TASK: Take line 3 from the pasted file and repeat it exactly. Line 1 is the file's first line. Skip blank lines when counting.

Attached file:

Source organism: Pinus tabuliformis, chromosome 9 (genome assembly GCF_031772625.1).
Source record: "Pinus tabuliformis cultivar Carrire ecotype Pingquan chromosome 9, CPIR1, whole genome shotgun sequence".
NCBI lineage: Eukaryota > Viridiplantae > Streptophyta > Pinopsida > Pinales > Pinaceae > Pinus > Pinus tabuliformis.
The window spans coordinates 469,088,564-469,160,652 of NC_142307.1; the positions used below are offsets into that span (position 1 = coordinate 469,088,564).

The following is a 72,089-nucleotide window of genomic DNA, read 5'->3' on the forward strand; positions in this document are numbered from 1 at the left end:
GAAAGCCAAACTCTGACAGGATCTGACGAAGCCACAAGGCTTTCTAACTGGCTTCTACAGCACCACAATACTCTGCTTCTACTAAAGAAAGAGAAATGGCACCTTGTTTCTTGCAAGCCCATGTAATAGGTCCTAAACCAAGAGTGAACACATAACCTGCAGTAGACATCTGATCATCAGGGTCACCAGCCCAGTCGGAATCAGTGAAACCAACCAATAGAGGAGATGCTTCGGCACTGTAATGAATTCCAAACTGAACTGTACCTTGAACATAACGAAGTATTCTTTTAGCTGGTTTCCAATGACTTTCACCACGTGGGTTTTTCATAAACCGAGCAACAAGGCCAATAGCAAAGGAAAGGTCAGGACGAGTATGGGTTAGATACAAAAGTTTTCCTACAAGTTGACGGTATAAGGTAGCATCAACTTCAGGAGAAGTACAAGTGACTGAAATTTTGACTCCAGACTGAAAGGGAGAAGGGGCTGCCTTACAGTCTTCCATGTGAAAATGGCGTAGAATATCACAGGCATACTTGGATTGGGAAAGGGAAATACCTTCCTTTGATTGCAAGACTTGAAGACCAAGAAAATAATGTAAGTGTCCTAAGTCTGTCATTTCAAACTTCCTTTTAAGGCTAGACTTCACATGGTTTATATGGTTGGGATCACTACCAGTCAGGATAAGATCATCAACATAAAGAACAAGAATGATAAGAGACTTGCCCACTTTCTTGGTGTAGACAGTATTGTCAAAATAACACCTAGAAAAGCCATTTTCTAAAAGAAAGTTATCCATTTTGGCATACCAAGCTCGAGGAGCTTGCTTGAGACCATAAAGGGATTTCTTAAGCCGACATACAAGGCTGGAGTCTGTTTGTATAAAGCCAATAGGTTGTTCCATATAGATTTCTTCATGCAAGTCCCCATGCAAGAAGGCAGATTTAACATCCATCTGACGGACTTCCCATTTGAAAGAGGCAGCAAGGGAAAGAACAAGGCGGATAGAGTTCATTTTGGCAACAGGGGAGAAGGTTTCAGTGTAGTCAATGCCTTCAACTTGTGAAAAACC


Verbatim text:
NCBI lineage: Eukaryota > Viridiplantae > Streptophyta > Pinopsida > Pinales > Pinaceae > Pinus > Pinus tabuliformis.